Elsewhere, Kasdan mercilessly frames some of the most crowd-pleasing aspects of biopics in unflattering close-up. Dewey, having dropped out of high school and run away from his father, who never forgave Dewey for the incident with Nate -- to this day, I cannot watch Raymond J. Barry in a performance given before or after this without thinking of his refrain, "The wrong kid died!" -- realizes his dream when offered a recording contract. But that uplifting feeling of satisfaction catches in the throat when, just before, Dewey attracted the attention of producers when he fills in a club spot for an injured black rock artist, whom he completely rips off, down to stage banter. Dewey's musical career itself goes through all the ups and downs you might expect, from his random snatches of inspiration when he says something we know will become a song title, and he pauses as he understands it too. Meanwhile, he only spends enough time with his first wife (the always wonderful Kristen Wiig) to impregnate her, only to return to the drugs and groupies on the road.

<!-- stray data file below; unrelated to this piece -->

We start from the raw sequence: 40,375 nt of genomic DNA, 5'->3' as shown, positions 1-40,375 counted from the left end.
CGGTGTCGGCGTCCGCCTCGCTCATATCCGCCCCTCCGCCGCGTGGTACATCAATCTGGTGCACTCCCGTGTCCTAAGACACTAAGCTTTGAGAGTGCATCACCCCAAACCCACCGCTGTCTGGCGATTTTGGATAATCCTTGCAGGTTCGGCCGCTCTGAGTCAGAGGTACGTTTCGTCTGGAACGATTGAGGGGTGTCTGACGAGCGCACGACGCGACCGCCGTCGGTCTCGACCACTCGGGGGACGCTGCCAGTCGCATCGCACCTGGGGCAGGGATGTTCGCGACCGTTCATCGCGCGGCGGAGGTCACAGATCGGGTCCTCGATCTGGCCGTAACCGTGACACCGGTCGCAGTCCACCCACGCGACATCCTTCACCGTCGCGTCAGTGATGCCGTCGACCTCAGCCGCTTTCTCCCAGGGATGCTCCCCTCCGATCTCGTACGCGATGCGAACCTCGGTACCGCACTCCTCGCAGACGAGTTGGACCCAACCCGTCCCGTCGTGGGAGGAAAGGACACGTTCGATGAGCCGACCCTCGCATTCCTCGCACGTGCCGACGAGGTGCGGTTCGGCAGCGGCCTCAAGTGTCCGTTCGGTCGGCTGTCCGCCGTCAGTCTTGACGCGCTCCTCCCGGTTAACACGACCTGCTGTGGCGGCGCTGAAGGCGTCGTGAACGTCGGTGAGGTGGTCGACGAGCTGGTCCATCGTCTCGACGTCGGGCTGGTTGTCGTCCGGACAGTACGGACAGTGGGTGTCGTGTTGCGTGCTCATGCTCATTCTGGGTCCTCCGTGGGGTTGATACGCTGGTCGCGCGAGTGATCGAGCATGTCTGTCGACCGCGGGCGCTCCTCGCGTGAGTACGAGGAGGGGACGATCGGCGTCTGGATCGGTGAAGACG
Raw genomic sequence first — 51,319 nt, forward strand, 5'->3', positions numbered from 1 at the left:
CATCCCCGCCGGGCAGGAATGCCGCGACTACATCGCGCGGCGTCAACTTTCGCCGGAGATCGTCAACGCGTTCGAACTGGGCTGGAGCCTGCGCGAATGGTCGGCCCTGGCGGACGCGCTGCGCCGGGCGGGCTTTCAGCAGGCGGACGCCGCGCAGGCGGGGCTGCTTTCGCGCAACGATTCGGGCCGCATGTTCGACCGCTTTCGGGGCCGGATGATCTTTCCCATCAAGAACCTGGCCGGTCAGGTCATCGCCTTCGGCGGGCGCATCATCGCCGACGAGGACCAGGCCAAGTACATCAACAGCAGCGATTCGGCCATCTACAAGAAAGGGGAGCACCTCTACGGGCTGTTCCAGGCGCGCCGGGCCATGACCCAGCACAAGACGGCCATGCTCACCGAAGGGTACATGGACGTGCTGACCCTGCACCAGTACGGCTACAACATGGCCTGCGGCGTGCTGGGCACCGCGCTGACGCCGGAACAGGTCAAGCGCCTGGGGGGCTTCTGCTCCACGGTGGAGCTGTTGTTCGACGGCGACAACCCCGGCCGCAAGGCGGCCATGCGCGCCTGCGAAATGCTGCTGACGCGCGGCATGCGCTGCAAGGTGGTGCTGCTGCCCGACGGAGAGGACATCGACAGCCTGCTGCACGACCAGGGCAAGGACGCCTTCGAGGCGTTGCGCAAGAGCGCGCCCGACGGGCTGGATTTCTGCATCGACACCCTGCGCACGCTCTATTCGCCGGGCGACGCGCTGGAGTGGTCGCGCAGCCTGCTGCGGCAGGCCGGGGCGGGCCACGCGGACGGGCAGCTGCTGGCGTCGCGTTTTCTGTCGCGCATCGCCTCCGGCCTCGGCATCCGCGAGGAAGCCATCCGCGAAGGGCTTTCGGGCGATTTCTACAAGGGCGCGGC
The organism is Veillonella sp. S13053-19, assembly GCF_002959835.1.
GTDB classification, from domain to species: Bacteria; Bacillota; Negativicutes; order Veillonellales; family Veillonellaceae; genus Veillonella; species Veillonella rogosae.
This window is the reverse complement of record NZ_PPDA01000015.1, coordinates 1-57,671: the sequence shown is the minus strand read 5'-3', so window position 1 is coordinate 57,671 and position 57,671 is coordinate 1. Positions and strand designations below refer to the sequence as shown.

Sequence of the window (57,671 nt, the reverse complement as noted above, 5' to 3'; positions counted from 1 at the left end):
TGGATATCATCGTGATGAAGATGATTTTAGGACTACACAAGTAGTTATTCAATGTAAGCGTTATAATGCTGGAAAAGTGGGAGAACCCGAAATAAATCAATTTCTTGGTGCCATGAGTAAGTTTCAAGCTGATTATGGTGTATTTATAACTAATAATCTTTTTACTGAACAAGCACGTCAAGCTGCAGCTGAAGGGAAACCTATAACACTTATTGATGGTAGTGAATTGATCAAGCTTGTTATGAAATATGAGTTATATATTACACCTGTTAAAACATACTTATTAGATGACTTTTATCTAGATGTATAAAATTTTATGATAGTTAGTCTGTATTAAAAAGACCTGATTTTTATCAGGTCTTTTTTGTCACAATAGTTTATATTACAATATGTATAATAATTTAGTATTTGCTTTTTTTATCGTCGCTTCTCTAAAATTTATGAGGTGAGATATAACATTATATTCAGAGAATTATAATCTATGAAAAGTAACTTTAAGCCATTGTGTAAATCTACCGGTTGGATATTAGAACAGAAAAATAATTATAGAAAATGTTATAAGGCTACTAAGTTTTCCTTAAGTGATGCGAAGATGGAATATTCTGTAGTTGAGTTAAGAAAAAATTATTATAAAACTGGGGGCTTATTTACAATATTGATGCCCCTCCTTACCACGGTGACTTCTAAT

Anyone who's ever watched more than one biopic within a close time range knows how many elements often overlap, and the greatest joke of Walk Hard is how, when Dewey is locked in detox to overcome drug addiction or trying to win the love of a woman who knows him well enough to avoid a committed relationship, it is not immediately apparent which artist/biographical film is being spoofed. The conceit of biopics is that they show us profiles of those with more interesting and unique lives than a normal person's, but the cycle of success, drugs, fallout and quiet recovery is so ubiquitous that these celebrities seem to be hitting marks even in real life. Goofy as it is, Walk Hard forces one to consider that biopics largely get picked up because they come with a built-in audience base and continue to enjoy critical raves from those who so rarely spot how many are the same.